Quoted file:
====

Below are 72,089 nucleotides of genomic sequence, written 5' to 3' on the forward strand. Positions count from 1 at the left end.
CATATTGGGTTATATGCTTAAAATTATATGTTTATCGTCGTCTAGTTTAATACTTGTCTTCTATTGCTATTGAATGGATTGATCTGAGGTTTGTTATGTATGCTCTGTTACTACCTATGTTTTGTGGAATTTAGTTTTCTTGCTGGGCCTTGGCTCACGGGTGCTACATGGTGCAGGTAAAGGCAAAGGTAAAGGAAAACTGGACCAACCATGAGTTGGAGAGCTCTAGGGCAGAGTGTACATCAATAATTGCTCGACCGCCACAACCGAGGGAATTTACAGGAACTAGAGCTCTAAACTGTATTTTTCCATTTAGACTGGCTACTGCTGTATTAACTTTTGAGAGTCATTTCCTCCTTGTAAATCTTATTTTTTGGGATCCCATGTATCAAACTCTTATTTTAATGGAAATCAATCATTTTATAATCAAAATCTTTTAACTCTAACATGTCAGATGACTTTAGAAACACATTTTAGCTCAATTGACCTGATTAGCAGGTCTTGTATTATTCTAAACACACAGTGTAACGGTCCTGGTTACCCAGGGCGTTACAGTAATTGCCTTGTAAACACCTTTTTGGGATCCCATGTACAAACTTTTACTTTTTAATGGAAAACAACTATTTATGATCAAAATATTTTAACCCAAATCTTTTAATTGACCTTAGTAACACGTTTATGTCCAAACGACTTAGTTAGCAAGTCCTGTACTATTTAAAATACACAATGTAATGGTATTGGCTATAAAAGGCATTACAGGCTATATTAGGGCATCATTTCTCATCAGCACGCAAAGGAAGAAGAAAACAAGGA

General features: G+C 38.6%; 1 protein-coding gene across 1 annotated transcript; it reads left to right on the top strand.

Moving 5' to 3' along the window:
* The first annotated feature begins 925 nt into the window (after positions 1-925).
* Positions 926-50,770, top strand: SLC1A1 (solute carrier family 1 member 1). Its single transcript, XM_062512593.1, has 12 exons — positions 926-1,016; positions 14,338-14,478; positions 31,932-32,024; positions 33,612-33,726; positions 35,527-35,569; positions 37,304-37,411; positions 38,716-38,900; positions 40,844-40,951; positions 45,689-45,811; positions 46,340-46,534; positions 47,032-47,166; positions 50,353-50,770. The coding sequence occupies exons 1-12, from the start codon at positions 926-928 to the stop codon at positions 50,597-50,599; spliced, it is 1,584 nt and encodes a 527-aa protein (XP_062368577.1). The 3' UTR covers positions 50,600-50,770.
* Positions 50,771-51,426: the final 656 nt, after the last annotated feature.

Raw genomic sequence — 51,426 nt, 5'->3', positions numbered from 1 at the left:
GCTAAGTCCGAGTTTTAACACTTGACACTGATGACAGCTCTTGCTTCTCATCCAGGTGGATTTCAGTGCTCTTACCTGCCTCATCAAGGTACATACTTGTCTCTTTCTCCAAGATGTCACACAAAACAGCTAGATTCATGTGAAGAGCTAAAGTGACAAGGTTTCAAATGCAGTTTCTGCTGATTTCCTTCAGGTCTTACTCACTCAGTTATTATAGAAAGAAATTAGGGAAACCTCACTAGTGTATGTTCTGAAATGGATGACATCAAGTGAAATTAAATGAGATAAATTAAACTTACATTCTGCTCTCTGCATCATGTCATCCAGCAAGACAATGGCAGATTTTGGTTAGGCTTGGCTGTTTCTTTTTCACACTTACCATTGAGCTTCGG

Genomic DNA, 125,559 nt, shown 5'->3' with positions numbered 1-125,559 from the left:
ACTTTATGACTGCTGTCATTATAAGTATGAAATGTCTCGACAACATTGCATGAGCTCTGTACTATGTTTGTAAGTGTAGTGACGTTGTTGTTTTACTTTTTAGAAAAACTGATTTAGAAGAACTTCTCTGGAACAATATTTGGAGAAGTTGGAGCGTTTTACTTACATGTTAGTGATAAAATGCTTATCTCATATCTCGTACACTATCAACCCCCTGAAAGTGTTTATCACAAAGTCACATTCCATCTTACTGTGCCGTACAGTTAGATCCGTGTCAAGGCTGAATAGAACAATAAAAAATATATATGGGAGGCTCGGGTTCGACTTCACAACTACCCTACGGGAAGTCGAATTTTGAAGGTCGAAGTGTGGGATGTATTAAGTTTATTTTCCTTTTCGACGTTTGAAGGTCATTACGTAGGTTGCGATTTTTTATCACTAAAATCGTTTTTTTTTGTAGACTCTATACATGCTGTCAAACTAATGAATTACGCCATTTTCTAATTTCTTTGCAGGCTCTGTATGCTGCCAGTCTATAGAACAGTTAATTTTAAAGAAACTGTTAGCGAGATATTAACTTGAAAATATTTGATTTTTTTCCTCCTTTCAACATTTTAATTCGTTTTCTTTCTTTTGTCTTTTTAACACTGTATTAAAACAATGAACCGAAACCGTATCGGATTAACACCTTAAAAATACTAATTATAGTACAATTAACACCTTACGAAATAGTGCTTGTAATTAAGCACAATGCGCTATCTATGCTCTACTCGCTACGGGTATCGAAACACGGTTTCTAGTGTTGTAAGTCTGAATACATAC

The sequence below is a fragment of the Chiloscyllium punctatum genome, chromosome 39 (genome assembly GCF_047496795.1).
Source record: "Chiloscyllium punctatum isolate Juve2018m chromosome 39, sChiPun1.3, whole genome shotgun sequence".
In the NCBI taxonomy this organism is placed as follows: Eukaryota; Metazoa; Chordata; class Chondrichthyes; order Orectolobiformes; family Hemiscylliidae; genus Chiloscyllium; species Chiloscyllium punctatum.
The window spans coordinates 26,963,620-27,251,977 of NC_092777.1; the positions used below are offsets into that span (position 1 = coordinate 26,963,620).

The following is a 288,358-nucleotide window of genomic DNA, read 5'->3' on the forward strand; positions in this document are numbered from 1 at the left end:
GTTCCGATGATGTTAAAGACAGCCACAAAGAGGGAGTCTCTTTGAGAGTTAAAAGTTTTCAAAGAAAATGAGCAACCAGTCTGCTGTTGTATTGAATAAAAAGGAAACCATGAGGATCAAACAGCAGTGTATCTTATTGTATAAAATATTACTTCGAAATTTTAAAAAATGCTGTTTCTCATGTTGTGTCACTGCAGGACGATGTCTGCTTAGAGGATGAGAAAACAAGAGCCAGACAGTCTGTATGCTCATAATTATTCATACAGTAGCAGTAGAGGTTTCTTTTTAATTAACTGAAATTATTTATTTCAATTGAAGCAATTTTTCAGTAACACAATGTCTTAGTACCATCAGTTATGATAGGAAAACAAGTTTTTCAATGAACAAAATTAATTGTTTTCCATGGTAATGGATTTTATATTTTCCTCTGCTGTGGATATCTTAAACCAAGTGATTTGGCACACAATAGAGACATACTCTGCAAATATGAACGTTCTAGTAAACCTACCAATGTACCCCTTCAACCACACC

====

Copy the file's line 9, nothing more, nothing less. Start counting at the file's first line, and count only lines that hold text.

GCTAAGTCCGAGTTTTAACACTTGACACTGATGACAGCTCTTGCTTCTCATCCAGGTGGATTTCAGTGCTCTTACCTGCCTCATCAAGGTACATACTTGTCTCTTTCTCCAAGATGTCACACAAAACAGCTAGATTCATGTGAAGAGCTAAAGTGACAAGGTTTCAAATGCAGTTTCTGCTGATTTCCTTCAGGTCTTACTCACTCAGTTATTATAGAAAGAAATTAGGGAAACCTCACTAGTGTATGTTCTGAAATGGATGACATCAAGTGAAATTAAATGAGATAAATTAAACTTACATTCTGCTCTCTGCATCATGTCATCCAGCAAGACAATGGCAGATTTTGGTTAGGCTTGGCTGTTTCTTTTTCACACTTACCATTGAGCTTCGG